US supermajor ExxonMobil has booked an after-tax charge of $3.4 billion as a result of its decision to walk away from its Russian investments, including a 30% stake in the Sakhalin 1 offshore oil and gas development project near Sakhalin Island.

The charge weighed heavily on estimated first quarter earnings that came out at $5.5 billion against the $8.9 billion that ExxonMobil reported in the fourth quarter of 2021. The supermajor’s net earnings in the corresponding first quarter of 2021 were $2.7 billion.

Most of the announced charge was reflected in the upstream division of the operations and includes the full after-tax book value of the plant, property and equipment, with just $100 million reflected in the corporate segment.

ExxonMobil’s Russian subsidiary and Sakhalin 1 operator Exxon Neftegaz has maintained offices in the Sakhalin capital of Yuzhno-Sakhalinsk, as well as in Moscow.

The US company’s share of Sakhalin 1’s oil and gas production was about 65,000 barrels of oil equivalent per day and was contributing about 1% of its total annual earnings.

The project’s operations also represented less than 2% of company’s total hydrocarbon production in 2021, according to ExxonMobil chief executive Darren Woods.

“As the operator, our priority continues to be the health and safety of our people, and protection of the environment. Of course, we remain in full compliance with all US sanctions and are closely coordinating with the US Administration”, chief executive Darren Woods told an earnings call

Besides running oil and gas production at Sakhalin 1, ExxonMobil is also forfeiting its plans to build a liquefied natural gas plant in the the Khabarovsk region near Sakhalin Island in Russia’s far east.

The facility for the Far East LNG project was to have a capacity of 6.2 million tonnes per annum.

Together with Russian partner Rosneft, ExxonMobil was preparing to launch a major bid process for the Far East LNG facility ahead when Russian invaded Ukraine on 24 February.

Some of the ExxonMobil’s loss may be reversed later this year should it be able to sell its Sakhalin 1 shareholding.

Indian newspaper The Economic Times reported on Thursday that India’s Ministry of Petroleum & Natural Gas has asked state controlled ONGC Videsh to evaluate the possibility of buying ExxonMobil’s Sakhalin 1 interest.

ONGC Videsh already holds a 20% shareholding in Sakhalin 1, with Japanese consortium Sodeco holding 30% stake and Rosneft 20%.

Sakhalkin 1 was the ExxonMobil’s sole major upstream holding in Russia after exiting its offshore exploration partnerships with Rosneft in 2018 to comply with US sanctions imposed on Russia and Rosneft following Russia’s annexation of the Crimea Peninsula from Ukraine in 2014.

Guyana boon

Guyana was once again a highlight for ExxonMobil’s, with the announcement of three new discoveries last week, boosting its estimated recoverable resource at the Stabroek block to nearly 11 billion oil equivalent barrels.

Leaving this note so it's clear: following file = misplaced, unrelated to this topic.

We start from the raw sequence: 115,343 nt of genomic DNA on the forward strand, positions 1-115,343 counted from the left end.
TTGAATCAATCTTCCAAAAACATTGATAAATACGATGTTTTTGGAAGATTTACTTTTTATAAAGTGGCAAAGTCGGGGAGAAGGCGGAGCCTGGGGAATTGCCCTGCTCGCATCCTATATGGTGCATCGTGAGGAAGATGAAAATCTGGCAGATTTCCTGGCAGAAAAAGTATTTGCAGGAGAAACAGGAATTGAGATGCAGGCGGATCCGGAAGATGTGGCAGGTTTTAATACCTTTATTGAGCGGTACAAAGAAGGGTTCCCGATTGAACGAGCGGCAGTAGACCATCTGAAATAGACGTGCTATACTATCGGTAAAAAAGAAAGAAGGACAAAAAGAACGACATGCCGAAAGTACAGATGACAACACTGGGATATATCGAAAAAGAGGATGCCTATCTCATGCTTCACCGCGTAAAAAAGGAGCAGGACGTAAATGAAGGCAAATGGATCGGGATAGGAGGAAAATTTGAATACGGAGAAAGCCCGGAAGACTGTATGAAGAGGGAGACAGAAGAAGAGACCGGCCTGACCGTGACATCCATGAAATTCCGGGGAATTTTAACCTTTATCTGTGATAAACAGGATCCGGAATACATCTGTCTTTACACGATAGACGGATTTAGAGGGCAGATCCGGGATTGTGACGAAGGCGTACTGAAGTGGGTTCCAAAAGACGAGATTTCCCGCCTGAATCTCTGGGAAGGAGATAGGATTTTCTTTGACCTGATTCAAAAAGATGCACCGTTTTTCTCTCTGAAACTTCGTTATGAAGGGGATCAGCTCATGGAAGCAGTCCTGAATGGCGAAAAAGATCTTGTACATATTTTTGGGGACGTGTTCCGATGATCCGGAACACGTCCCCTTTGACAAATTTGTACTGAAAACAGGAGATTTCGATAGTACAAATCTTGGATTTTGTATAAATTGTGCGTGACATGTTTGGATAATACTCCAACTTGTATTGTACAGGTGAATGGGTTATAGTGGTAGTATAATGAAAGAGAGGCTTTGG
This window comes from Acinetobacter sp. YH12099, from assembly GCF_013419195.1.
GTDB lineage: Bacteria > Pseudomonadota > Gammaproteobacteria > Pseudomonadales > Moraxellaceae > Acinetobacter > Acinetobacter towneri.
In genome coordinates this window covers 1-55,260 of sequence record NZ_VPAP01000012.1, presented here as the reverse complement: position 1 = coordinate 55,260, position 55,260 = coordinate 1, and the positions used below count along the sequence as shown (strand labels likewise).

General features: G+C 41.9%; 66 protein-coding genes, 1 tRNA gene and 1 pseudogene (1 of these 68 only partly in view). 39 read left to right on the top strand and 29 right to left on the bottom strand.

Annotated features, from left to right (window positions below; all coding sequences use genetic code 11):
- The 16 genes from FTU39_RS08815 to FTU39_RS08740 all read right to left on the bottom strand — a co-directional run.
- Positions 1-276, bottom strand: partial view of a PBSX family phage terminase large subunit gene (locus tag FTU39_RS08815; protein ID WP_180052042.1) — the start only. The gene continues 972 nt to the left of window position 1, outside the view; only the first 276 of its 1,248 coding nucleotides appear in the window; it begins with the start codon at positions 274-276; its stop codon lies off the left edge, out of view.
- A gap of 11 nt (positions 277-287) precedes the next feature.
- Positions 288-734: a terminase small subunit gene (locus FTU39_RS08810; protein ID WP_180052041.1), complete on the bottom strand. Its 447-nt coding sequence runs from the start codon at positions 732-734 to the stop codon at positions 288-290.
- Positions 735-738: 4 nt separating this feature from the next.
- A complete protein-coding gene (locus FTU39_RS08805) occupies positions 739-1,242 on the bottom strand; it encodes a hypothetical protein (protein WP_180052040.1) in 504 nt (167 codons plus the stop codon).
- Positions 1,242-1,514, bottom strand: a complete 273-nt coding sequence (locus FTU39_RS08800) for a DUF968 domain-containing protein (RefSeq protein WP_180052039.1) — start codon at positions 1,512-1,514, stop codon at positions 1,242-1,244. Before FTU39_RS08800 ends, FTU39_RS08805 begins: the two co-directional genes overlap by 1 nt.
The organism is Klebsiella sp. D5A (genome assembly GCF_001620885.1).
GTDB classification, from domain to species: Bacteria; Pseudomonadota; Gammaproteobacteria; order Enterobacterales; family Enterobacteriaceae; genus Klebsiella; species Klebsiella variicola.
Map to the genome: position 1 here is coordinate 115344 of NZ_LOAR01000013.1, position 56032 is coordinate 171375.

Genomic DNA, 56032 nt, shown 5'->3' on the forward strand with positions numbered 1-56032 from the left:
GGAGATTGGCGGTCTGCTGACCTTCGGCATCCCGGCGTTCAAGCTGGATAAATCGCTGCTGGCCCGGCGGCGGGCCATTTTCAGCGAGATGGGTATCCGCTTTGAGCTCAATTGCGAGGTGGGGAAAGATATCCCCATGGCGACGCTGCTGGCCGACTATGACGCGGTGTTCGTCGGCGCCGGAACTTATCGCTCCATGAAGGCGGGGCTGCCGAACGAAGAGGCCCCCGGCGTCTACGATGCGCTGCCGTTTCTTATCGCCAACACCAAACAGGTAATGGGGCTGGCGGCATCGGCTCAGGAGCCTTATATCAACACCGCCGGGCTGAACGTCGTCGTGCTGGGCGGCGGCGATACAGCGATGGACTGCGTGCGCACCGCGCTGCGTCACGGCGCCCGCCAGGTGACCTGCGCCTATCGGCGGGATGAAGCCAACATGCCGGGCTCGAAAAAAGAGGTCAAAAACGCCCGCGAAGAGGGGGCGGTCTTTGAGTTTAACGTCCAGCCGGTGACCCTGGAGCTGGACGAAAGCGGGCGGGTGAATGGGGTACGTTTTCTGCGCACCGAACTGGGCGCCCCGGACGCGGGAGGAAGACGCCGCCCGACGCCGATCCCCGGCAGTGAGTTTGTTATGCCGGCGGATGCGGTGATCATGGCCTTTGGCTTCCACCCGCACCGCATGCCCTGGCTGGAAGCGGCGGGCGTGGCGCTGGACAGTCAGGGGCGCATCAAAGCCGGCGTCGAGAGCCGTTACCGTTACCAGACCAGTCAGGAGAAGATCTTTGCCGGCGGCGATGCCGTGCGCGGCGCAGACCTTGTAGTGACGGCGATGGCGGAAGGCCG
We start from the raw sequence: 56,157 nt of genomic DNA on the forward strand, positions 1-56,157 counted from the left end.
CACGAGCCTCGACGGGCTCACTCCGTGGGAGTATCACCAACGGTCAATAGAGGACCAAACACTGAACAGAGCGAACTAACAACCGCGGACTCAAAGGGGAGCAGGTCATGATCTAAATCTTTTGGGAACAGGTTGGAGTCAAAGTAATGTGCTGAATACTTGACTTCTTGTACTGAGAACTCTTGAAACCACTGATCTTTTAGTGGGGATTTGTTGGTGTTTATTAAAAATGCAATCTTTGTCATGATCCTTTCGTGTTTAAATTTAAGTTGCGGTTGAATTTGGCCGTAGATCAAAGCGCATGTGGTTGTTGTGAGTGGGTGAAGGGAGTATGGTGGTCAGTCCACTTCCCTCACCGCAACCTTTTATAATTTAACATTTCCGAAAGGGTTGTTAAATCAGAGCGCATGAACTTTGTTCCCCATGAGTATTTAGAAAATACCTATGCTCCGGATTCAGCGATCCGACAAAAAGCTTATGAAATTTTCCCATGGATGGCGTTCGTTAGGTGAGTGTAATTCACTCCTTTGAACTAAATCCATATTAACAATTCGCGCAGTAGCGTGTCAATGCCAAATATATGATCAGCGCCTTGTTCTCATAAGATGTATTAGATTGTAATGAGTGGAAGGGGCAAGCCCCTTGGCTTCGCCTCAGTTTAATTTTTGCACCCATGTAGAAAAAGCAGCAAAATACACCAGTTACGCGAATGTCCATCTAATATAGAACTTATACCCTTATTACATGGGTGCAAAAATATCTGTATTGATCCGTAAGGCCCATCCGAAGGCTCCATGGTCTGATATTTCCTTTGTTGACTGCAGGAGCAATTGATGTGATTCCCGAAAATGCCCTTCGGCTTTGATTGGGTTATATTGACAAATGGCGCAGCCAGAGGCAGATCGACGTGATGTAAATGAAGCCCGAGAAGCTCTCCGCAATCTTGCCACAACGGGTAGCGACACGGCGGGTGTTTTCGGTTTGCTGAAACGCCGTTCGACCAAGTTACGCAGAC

The company said construction of its Payara FPSO project in Guyana is about 5 months ahead of schedule, so the project should reach start-up by the end of 2023.

The ramp-up of production on Liza Phase 2 is also ahead of schedule, with plans to reach production capacity of 220,000 barrels per day by the third quarter.

ExxonMobil also announced that its share repurchase programme has been elevated to $30 billion through 2023, from a previous figure of $10 billion.

LNG drive

ExxonMobil said it's own strategy for LNG can be seen as part of the response to growing global demand for “reliable" gas supplies.

The company noted that the Golden Pass LNG project has gained Department of Energy approval to boost LNG exports to Europe.

“The strategic drive behind that investment in that supply point was really getting a balanced global footprint with respect to LNG supply, and so that Golden Pass facility gives us an anchor point within the Americas to take advantage of the US gas market and developments that we've seen there in the supply potential that we see in US gas,” Woods said.

Woods said the additional capacity will eventually fill inventories and mitigate future disruptions to supply when global demand falls, but for now, demand is expected to remain high.

“Historically, we've seen going into the second quarter a significant drop in demand for gas. Given where the markets are at today and the level of inventories around the world, our expectation is we're not going to see the same level of demand change quarter on quarter,” Woods said.

ExxonMobil is also addressing growing demand through the commissioning of the Area 4 Coral South Floating LNG in Mozambique, with first production expected this year, as well through the P’nyang Gas Agreement in Papua New Guinea, which will develop the P’nyang LNG project subject to final investment decisions.

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